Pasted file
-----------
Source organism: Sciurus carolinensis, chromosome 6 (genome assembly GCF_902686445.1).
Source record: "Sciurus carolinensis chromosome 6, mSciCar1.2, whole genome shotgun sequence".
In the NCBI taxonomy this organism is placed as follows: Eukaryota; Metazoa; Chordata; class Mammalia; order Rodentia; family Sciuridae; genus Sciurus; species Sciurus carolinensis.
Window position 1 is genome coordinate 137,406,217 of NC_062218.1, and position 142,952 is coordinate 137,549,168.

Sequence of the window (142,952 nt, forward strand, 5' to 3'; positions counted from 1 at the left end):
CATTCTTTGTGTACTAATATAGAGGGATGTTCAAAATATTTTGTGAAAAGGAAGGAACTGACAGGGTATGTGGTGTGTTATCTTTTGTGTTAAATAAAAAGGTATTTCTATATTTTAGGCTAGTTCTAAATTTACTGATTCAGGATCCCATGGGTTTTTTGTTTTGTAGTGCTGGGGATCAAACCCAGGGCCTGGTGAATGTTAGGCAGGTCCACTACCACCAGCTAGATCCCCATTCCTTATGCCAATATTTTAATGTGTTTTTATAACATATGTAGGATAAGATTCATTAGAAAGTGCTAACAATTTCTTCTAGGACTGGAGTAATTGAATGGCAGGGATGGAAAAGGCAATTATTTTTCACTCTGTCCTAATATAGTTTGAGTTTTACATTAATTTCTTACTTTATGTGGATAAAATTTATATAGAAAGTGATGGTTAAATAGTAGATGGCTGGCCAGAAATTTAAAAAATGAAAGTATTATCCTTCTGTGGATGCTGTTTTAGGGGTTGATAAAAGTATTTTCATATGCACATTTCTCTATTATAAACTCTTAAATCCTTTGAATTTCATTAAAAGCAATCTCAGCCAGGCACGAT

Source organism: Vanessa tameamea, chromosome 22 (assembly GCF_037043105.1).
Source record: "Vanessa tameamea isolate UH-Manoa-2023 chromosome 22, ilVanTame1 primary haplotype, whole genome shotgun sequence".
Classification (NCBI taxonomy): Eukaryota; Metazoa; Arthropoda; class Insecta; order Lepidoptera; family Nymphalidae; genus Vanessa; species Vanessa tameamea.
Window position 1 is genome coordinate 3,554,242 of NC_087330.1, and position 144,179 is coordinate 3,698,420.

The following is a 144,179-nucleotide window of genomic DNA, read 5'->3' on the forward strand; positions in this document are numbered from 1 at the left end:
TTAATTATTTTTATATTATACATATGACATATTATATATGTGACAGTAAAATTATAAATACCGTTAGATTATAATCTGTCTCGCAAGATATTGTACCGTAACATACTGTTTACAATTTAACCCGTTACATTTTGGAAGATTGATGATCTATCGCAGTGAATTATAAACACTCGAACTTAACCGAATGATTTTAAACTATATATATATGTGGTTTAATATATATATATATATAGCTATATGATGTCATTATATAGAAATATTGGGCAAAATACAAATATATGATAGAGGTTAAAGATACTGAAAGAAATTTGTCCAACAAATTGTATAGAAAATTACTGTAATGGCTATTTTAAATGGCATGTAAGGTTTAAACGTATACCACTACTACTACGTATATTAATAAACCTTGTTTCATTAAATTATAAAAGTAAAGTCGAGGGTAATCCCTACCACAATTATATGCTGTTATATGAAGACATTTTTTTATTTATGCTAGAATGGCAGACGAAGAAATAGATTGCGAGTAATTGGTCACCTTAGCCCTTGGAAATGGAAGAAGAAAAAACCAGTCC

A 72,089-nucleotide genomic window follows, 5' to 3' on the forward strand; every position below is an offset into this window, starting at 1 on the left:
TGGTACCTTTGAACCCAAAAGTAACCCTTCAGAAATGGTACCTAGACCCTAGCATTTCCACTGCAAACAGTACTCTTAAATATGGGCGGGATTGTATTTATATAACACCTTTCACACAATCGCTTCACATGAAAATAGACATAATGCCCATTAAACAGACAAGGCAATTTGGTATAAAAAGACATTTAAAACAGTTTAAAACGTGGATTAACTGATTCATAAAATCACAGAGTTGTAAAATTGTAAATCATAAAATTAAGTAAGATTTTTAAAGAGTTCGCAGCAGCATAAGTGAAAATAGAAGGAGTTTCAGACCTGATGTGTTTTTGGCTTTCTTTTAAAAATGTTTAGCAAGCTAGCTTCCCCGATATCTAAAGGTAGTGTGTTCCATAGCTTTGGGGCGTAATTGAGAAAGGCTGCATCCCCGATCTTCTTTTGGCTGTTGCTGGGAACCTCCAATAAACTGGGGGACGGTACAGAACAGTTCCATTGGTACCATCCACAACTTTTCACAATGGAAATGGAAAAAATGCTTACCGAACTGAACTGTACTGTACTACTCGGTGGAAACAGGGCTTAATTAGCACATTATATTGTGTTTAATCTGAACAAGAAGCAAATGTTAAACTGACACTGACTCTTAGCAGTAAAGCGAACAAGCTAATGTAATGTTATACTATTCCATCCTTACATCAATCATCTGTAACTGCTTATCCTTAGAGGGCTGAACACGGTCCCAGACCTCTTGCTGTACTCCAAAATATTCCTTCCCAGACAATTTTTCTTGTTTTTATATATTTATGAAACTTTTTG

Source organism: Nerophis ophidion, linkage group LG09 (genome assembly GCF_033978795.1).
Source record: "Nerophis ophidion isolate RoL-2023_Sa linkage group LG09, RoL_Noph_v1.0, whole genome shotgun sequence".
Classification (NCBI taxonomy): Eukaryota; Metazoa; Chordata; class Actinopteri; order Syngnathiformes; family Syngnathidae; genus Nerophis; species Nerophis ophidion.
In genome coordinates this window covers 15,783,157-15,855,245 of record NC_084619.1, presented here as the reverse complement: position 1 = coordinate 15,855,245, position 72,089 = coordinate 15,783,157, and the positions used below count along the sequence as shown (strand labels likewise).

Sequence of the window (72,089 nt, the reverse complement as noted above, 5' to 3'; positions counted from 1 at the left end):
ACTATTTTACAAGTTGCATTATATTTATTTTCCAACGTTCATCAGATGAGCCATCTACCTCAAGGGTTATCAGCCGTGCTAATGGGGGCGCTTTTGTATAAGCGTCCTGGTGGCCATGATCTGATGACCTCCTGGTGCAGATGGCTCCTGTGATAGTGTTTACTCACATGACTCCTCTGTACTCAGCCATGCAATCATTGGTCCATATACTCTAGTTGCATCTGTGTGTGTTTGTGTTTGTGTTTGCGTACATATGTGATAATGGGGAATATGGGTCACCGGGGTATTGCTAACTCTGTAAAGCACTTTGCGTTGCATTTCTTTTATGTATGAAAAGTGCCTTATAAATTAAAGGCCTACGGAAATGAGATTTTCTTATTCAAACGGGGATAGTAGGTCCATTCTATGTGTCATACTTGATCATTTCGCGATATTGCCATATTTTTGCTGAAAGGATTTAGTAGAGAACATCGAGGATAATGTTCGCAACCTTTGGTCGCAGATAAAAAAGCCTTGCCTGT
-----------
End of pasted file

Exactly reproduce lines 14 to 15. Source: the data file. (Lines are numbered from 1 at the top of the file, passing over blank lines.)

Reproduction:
TGGTACCTTTGAACCCAAAAGTAACCCTTCAGAAATGGTACCTAGACCCTAGCATTTCCACTGCAAACAGTACTCTTAAATATGGGCGGGATTGTATTTATATAACACCTTTCACACAATCGCTTCACATGAAAATAGACATAATGCCCATTAAACAGACAAGGCAATTTGGTATAAAAAGACATTTAAAACAGTTTAAAACGTGGATTAACTGATTCATAAAATCACAGAGTTGTAAAATTGTAAATCATAAAATTAAGTAAGATTTTTAAAGAGTTCGCAGCAGCATAAGTGAAAATAGAAGGAGTTTCAGACCTGATGTGTTTTTGGCTTTCTTTTAAAAATGTTTAGCAAGCTAGCTTCCCCGATATCTAAAGGTAGTGTGTTCCATAGCTTTGGGGCGTAATTGAGAAAGGCTGCATCCCCGATCTTCTTTTGGCTGTTGCTGGGAACCTCCAATAAACTGGGGGACGGTACAGAACAGTTCCATTGGTACCATCCACAACTTTTCACAATGGAAATGGAAAAAATGCTTACCGAACTGAACTGTACTGTACTACTCGGTGGAAACAGGGCTTAATTAGCACATTATATTGTGTTTAATCTGAACAAGAAGCAAATGTTAAACTGACACTGACTCTTAGCAGTAAAGCGAACAAGCTAATGTAATGTTATACTATTCCATCCTTACATCAATCATCTGTAACTGCTTATCCTTAGAGGGCTGAACACGGTCCCAGACCTCTTGCTGTACTCCAAAATATTCCTTCCCAGACAATTTTTCTTGTTTTTATATATTTATGAAACTTTTTG

Source organism: Nerophis ophidion, linkage group LG09 (genome assembly GCF_033978795.1).